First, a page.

~~~

Research

Research has both benefits and drawbacks.  Because research takes place in the academic environment it offers a great chance for personal enrichment in a particular area of academics.  Indeed most research projects involve very specific investigation and experiments in search of an answer to a specific hypothesis.  This narrow focus, benefits the student by making them a subject matter expert, at least in principle, on a particular topic.  But because of this specificity, the broader subject knowledge and body of skills used in a typical entry-level position in a corporation are not developed.

This has to be weighed against one’s ultimate career goals.  For some, who hope to go back to graduate school or get a post in a research laboratory or academic facility, research may be the most important experience to acquire while getting an undergraduate education.  However, for most students that is not the case, and in general an undergraduate research post does not offer the practicality and breadth of experience as more traditional internship or co-op work experience.

That being said some school’s research programs partner with outside organizations in more of a joint approach.  If this is the case, especially if the collaborative program is with one of your companies of interest, you should well consider this opportunity as one of the most valuable available to you as an undergraduate.

~~~

Study Abroad

Studying abroad is a great opportunity, especially if it incorporates a language component.  However, from an academic point of view, these experiences still amount to you attending classes at a university which has no more value than what you would have been doing if you stayed at your home university.

There may be exceptions to this rule depending on the company or field you want to work for.  For example, if you know in your heart of hearts that you want to work for a company in Italy or with a company with very close ties to Italy, then a study abroad experience in Italy may well be worth its weight in gold.  Barring such a situation however, study abroad experiences may not significantly change your application status.  This does not mean that you should avoid it however.  Studying abroad may well be your most enriching personal experience, and ultimately personal growth is more important in the long term than career growth.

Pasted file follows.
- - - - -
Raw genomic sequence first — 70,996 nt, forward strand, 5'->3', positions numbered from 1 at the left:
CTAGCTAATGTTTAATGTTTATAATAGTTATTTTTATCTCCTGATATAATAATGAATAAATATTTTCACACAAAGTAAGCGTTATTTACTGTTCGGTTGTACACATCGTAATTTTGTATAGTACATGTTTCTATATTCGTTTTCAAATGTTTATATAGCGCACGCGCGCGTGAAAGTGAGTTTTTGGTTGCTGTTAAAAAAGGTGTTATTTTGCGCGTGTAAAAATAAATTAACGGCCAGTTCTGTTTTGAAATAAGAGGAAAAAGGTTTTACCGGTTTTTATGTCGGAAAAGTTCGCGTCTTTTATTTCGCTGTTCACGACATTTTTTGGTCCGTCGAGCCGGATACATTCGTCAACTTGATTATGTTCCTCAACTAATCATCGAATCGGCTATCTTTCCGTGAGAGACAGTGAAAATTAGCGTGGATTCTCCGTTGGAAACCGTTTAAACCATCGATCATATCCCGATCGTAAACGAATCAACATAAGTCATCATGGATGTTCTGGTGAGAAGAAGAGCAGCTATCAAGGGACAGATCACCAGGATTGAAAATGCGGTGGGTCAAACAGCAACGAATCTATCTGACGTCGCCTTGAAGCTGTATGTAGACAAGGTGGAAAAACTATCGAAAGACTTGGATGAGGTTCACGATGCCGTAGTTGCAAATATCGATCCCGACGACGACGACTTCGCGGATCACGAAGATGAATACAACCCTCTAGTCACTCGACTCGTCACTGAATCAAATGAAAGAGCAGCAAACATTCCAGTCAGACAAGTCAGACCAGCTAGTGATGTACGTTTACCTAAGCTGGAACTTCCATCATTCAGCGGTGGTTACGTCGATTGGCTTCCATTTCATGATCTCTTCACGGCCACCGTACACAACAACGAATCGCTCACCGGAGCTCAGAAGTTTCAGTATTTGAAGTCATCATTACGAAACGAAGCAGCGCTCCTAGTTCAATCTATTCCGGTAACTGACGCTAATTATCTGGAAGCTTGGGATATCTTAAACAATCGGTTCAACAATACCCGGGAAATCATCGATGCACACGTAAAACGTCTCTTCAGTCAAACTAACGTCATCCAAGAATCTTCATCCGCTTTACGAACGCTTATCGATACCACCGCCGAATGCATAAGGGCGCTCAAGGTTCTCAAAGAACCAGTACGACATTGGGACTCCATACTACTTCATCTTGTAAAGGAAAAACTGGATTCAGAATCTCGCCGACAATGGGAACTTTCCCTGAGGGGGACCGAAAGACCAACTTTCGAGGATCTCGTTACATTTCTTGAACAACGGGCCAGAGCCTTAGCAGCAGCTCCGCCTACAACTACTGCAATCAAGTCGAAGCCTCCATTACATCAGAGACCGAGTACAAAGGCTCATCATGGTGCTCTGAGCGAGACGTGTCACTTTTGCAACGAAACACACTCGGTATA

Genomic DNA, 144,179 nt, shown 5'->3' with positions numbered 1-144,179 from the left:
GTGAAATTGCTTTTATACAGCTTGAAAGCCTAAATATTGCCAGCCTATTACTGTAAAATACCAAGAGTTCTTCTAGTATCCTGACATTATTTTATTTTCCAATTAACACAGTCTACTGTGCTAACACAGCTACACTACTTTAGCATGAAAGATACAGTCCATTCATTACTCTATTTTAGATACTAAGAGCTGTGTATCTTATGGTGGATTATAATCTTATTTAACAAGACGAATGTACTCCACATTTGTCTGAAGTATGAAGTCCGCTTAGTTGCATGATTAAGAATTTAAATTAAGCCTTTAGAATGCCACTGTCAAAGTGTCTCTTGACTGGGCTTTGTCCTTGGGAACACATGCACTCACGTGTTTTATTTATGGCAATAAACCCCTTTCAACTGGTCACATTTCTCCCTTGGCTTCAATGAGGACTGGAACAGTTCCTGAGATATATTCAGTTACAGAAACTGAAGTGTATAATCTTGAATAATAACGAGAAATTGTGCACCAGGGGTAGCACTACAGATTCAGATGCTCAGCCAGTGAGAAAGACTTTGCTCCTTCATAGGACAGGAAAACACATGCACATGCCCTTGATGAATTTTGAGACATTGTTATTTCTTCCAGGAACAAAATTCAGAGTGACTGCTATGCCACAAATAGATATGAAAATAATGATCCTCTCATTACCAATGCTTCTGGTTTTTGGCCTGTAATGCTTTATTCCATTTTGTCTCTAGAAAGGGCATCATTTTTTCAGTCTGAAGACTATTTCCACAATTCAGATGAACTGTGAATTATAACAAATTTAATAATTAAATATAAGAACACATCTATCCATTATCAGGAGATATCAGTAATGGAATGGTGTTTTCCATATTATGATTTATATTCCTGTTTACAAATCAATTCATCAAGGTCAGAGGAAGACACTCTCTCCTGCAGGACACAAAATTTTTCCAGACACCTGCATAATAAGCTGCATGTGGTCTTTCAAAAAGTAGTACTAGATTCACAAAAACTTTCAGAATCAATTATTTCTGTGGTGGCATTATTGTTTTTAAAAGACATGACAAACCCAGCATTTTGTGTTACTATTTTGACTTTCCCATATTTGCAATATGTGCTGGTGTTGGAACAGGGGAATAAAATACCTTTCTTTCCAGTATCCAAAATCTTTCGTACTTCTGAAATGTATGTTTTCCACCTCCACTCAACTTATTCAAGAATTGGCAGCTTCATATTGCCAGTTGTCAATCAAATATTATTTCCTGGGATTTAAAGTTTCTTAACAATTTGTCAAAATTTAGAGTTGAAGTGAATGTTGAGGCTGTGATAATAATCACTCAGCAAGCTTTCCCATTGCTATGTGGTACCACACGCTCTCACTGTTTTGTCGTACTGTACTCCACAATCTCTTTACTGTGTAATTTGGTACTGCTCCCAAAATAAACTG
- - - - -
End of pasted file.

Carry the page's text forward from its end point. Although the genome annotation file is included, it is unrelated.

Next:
~~~

The Final Word

All of this must be taken in context.  Of course there are amazing internships, research projects, and volunteer opportunities available that would shatter this structured hierarchy.  And if you come across such an opportunity then I strongly encourage you to take it.  What constitutes a great opportunity will vary depending on your career and life goals, but be bold and trust your instincts and these opportunities will reveal themselves to you.

Posted in Uncategorized | Tagged: , , , , , , , , , , , , , , , , , , , , , , , , , , , , , , , | 1 Comment »

Consulting Interview Case Studies and More

Posted by James M on December 9, 2008

If you are interested in the field of consulting, as many young entrants into the work force are, then indulge in this consulting smorgasbord I have put together for you.  I’ve included links to over 15 case study examples and explanations straight from the websites of some of the world’s top consultancies.   In addition, there are some great links to delve more into what a consultant actually does and what the companies themselves look for.  To view the referenced information, just click on the highlighted names or phrases which I’ve linked to the websites.

1) Let’s start with what you are probably most interested in—details about the dreaded case study interview.  I have complied a list of practice case studies (over 15 in total) and other interview preparation tips from some of the biggest names in consulting:

  • Oliver Wyman offers a fantastic, comprehensive interview preparation website with case method overviews, tips, strategies, a breakdown of different types of cases and 2 interactive full length practice cases.
  • Bain and Company offers 3 sample cases and a helpful set of “Crack the Case” interview tips.
  • One of the perennial rivals to industry leader McKinsey, Boston Consulting Group (BCG) offers 4 practices cases as well as 1 interactive case.
  • Shrouded in secrecy, but purportedly able to fetch over $10,000 a day for a small team of consultants, McKinsey is the employer of choice for major MBA programs like the University of Chicago’s Booth School of Business and Wharton’s famed business program at the University of Pennsylvania.  Their website is filled with case study information including two online cases, a case preparation video, and a downloadable tip sheet.
  • Deloitte Touche Tohmatsu, better known simply as Deloitte Consulting, offers 3 practices cases for entry-level Analyst positions as well as 2 in-depth case examples for MBA hires.

2) Ace The Case offers three representative cases with sample responses including basic accounting calculations when requested by the interviewer.  A large volume of sample cases is available for a fee (Boo!! We like free stuff!).